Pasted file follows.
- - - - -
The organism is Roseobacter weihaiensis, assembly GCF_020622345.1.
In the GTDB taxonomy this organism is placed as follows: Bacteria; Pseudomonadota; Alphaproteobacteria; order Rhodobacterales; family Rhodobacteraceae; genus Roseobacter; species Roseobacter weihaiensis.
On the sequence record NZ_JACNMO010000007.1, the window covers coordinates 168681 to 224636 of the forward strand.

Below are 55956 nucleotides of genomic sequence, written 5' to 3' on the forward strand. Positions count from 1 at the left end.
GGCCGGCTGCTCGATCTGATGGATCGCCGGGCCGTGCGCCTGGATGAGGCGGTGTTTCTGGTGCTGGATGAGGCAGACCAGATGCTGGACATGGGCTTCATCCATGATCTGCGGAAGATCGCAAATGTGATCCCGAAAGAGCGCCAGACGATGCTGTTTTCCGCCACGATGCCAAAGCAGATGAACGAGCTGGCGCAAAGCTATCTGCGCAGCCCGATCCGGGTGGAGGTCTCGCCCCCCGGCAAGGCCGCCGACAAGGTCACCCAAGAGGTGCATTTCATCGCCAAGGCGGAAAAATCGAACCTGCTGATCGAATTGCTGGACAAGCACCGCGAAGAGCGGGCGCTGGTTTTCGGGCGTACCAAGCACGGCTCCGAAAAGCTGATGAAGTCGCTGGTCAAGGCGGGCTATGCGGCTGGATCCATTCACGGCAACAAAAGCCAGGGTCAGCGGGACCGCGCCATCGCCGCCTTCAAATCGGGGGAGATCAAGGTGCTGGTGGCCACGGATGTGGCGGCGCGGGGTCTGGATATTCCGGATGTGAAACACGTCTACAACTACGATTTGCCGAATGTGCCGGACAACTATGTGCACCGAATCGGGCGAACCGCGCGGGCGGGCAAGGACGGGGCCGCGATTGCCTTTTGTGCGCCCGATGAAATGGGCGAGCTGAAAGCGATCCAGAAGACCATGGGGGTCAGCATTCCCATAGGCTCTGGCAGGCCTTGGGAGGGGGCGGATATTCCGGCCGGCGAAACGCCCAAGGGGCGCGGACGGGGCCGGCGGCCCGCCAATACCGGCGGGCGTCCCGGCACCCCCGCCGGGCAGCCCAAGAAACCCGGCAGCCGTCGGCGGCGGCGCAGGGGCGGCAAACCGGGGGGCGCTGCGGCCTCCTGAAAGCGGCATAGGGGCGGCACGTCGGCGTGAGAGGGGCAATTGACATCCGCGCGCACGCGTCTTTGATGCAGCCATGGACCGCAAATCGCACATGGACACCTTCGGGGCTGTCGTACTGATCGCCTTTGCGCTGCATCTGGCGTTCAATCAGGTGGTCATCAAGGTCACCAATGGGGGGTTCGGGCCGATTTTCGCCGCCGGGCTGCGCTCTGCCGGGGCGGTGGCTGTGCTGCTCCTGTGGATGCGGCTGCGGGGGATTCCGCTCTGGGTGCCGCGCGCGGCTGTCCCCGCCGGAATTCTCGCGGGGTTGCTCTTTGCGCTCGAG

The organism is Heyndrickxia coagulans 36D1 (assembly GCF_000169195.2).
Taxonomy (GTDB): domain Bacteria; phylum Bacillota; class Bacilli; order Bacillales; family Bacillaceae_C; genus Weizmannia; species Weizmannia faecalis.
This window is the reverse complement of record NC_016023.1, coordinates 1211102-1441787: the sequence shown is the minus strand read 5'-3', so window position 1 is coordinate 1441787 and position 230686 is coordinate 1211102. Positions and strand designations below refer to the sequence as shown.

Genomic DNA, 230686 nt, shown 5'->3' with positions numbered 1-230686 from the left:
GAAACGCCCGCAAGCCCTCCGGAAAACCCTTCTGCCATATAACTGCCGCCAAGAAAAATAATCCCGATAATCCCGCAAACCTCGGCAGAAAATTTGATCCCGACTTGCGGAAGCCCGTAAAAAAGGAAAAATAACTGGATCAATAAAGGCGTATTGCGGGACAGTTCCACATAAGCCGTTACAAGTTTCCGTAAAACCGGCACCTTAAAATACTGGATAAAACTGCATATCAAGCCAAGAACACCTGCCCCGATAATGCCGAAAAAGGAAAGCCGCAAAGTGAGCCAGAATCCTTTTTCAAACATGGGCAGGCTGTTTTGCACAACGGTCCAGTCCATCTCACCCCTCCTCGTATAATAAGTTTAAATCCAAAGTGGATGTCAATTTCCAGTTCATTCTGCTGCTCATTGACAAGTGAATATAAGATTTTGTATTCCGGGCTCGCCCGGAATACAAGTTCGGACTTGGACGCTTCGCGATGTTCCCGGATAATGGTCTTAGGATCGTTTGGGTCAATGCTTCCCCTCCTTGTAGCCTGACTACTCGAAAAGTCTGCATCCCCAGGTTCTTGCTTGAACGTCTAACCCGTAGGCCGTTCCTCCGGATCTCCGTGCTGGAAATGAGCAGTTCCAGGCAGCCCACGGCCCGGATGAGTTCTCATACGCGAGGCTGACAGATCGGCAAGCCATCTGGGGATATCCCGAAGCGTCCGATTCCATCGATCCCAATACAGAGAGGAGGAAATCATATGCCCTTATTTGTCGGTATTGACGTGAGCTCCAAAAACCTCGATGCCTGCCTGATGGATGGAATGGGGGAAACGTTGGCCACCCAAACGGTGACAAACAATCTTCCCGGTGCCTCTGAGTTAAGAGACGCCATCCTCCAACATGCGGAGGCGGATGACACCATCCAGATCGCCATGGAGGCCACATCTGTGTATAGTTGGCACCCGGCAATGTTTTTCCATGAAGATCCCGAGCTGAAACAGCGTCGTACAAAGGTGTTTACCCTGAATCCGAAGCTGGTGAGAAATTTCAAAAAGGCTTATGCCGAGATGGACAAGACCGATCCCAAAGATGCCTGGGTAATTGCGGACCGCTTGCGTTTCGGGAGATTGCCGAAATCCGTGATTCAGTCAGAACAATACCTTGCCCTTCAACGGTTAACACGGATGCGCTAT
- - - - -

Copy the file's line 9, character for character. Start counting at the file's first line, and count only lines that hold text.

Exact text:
Genomic DNA, 230686 nt, shown 5'->3' with positions numbered 1-230686 from the left: